Video game review: Bioshock

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Is a man not entitled to the sweat of his brow?

When addiction to an ideal erodes humanity, relentless pursuit will kill it. And when ambition drives you to build an underwater monument to that ideal, everything starts to crumble. It’s said the road to hell is paved with good intentions. Welcome to hell, welcome to Rapture.

2K Boston takes us to the underwater city of Rapture; a city built on the idea that humanity could flourish without the restrictions of government, religion or mediocrity. Rapture is the ambitious brain-child of Andrew Ryan, the prototypical villain of Bioshock, and it serves as a breeding ground for “artistic brilliance” – the holy grail of Andrew Ryan’s pursuit.

But something has gone catastrophically wrong.

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Portrait of Andrew Ryan

Bioshock is a brilliant example of exceptional gameplay fused with extraordinary narrative. The level of immersion in this game forces you to consider all your decisions and how they might affect you later. As you progress through Rapture, you find audio diaries that slowly tell the story of how the city failed.

Andrew Ryan is a visionary and you can sense his unyielding passion to construct a new society. However, he fails to consider the human element. Gene splicing and genetic alteration drive the citizens of Rapture into a state that parallels drug addiction and misguided power, especially inside a social environment that rewards unchallenged greatness and punishes anything less.

Splicers are the citizens of Rapture who’ve fallen victim to Andrew Ryan’s god complex. Their addiction and self-loathing are strong themes as they appear to understand what they’ve become to a point they wear masks to hide their shame. It can take a number of shots to kill the stronger ones, and that’s exactly where choice comes in to play.

Standard weapons are a small part of what makes this such a unique experience. Along with your pistol, shotgun, and grenade launcher, there’s a variety of ammunition that will increase damage against an enemy. Electric buck, exploding buck, amour piercing bullets and anti-personnel bullets are a small sample of what’s available. You can also collect material to use at U-invent machines to upgrade each weapon.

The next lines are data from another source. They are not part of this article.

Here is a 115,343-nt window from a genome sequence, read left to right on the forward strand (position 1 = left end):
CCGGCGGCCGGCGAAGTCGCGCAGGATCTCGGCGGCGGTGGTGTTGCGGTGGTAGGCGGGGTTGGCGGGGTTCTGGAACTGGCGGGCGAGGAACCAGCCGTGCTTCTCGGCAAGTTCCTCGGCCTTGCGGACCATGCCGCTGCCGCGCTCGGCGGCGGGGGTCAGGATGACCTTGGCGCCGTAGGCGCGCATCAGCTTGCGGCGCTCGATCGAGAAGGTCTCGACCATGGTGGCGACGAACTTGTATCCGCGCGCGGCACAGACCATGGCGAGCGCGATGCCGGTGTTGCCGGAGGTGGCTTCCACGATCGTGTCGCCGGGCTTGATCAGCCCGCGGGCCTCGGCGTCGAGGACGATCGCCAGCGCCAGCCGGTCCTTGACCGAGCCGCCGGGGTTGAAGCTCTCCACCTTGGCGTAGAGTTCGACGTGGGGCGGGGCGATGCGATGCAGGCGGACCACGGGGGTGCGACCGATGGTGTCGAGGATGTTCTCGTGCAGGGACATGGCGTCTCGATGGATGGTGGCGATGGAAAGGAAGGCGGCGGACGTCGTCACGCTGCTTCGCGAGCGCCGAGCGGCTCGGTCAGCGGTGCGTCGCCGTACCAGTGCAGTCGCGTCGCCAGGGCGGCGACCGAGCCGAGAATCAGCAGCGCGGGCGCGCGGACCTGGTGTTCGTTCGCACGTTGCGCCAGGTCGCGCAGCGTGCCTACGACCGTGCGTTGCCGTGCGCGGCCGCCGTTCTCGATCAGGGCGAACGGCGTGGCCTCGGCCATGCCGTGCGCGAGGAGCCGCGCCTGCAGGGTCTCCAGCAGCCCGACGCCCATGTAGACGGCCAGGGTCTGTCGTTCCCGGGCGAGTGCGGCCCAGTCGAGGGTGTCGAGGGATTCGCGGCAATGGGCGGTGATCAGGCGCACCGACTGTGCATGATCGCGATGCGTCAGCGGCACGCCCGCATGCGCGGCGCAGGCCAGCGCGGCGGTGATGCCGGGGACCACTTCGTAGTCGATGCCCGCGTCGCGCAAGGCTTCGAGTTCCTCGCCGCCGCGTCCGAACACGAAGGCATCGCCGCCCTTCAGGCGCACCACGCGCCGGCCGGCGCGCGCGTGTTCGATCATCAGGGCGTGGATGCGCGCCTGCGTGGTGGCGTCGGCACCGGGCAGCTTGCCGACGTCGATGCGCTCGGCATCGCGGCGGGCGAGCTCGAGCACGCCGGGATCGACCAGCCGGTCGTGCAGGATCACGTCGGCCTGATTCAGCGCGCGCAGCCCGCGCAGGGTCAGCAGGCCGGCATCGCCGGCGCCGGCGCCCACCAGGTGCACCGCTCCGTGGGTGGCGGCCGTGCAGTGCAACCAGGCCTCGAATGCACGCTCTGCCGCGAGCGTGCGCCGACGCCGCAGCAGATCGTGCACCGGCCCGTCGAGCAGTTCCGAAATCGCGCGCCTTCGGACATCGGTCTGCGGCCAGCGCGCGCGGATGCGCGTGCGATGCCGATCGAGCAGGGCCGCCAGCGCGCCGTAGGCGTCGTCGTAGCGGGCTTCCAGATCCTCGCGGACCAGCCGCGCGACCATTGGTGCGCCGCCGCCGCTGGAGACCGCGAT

You can purchase ammunition, health kit and EVE hypos from vending machines using money you collect around Rapture. You can also hack vending machines to get price reductions and unlock various items.

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Security camera

Hacking plays a significant role in the game and was the only part I found repetitive. Although it was relatively simple, I was compelled to hack as many machines as possible to increase the value of my dollar. You can also hack security cameras, gun turrets and security bots. A hacked camera will alarm the system and send a bot to attack a Splicer. It proves quite helpful in certain situations.

The standard weapons are fun, but what makes this game so amazing, are plasmids and tonics. Plasmids are the genetic upgrades you can get from collecting ADAM – the material that is cherished and sought after by everyone in Rapture. It’s what caused the meltdown of the entire society.

You can only get ADAM from a Little Sister and they have body guards called Big Daddies; they’re tough.  You must defeat the Big Daddy in order to collect ADAM from the Little Sister. This is where Bioshock comes together, not only as a video game but a piece of art. Big Daddies take persistence and weapon experimentation to defeat. You will die.

However, I love how Bioshock deals with death. it’s not easy on you, but it’s fair. You can respawn at vita chambers around Rapture, which could mean some back-tracking and a build-up of ammunition, but it’s never impossible. You can always see the light at the end of the tunnel.

During your first encounter with a Little Sister, you’re forced to make a big decision; receive more ADAM and therefore more power by harvesting, and ultimately killing them. Or receive less ADAM by saving them. I can’t go into more detail without spoiling the story, but it’s conflicting up until the end. Especially because the more ADAM you get, they more plasmids you can buy.

Your plasmids are your second set of weapons. You can freeze an enemy with winter frost, enrage them so they attack each other, or set up a decoy so they attack a ghost; the possibilities are endless. And there lots to choose from. You can upgrade each one as you progress through the game, making them more effective.

Certain combinations of plasmids and weapons are stronger than others, but experimentation is the name of the game. You’ll have more fun if you try each one out: Set a Splicer on fire, then send a swarm of bees after him; enrage five at a time and sit back and watch the show. It’s really the point where quality of gameplay lives up to the story.

Bioshock is more than a game, it’s an experience. It’s been out since 2007 and still stands as a game that others need to live up to. If you haven’t played it, buy it today and you won’t regret it.

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